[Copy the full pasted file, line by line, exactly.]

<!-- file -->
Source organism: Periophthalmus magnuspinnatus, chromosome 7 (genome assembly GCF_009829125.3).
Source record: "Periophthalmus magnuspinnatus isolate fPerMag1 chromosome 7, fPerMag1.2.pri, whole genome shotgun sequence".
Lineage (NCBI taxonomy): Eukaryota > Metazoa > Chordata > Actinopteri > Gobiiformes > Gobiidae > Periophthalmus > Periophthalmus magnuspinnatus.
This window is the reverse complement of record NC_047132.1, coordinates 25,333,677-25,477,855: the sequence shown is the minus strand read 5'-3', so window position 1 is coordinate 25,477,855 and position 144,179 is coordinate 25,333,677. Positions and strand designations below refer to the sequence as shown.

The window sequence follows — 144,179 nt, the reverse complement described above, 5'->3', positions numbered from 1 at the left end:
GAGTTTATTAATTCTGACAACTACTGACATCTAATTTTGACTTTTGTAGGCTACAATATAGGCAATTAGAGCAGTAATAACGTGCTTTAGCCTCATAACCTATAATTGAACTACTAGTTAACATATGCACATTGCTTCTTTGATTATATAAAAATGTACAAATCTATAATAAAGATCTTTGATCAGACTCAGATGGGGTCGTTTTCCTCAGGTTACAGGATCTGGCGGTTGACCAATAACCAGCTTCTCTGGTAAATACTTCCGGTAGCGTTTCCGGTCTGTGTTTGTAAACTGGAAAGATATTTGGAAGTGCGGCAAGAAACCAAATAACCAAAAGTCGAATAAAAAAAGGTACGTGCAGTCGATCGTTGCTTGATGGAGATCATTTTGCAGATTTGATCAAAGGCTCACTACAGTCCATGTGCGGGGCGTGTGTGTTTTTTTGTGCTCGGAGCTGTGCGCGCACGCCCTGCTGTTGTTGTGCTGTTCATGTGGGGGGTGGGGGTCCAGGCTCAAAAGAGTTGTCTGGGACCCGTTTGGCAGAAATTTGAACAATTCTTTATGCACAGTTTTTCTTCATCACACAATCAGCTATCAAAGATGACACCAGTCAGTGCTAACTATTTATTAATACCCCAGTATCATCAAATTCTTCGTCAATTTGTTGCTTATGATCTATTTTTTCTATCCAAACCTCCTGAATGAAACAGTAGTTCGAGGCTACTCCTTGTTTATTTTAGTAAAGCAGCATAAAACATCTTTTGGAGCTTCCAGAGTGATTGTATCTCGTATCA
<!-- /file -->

Source organism: Periophthalmus magnuspinnatus, chromosome 7 (genome assembly GCF_009829125.3).
Source record: "Periophthalmus magnuspinnatus isolate fPerMag1 chromosome 7, fPerMag1.2.pri, whole genome shotgun sequence".
Lineage (NCBI taxonomy): Eukaryota > Metazoa > Chordata > Actinopteri > Gobiiformes > Gobiidae > Periophthalmus > Periophthalmus magnuspinnatus.
This window is the reverse complement of record NC_047132.1, coordinates 25,333,677-25,477,855: the sequence shown is the minus strand read 5'-3', so window position 1 is coordinate 25,477,855 and position 144,179 is coordinate 25,333,677. Positions and strand designations below refer to the sequence as shown.

The window sequence follows — 144,179 nt, the reverse complement described above, 5'->3', positions numbered from 1 at the left end:
GAGTTTATTAATTCTGACAACTACTGACATCTAATTTTGACTTTTGTAGGCTACAATATAGGCAATTAGAGCAGTAATAACGTGCTTTAGCCTCATAACCTATAATTGAACTACTAGTTAACATATGCACATTGCTTCTTTGATTATATAAAAATGTACAAATCTATAATAAAGATCTTTGATCAGACTCAGATGGGGTCGTTTTCCTCAGGTTACAGGATCTGGCGGTTGACCAATAACCAGCTTCTCTGGTAAATACTTCCGGTAGCGTTTCCGGTCTGTGTTTGTAAACTGGAAAGATATTTGGAAGTGCGGCAAGAAACCAAATAACCAAAAGTCGAATAAAAAAAGGTACGTGCAGTCGATCGTTGCTTGATGGAGATCATTTTGCAGATTTGATCAAAGGCTCACTACAGTCCATGTGCGGGGCGTGTGTGTTTTTTTGTGCTCGGAGCTGTGCGCGCACGCCCTGCTGTTGTTGTGCTGTTCATGTGGGGGGTGGGGGTCCAGGCTCAAAAGAGTTGTCTGGGACCCGTTTGGCAGAAATTTGAACAATTCTTTATGCACAGTTTTTCTTCATCACACAATCAGCTATCAAAGATGACACCAGTCAGTGCTAACTATTTATTAATACCCCAGTATCATCAAATTCTTCGTCAATTTGTTGCTTATGATCTATTTTTTCTATCCAAACCTCCTGAATGAAACAGTAGTTCGAGGCTACTCCTTGTTTATTTTAGTAAAGCAGCATAAAACATCTTTTGGAGCTTCCAGAGTGATTGTATCTCGTATCA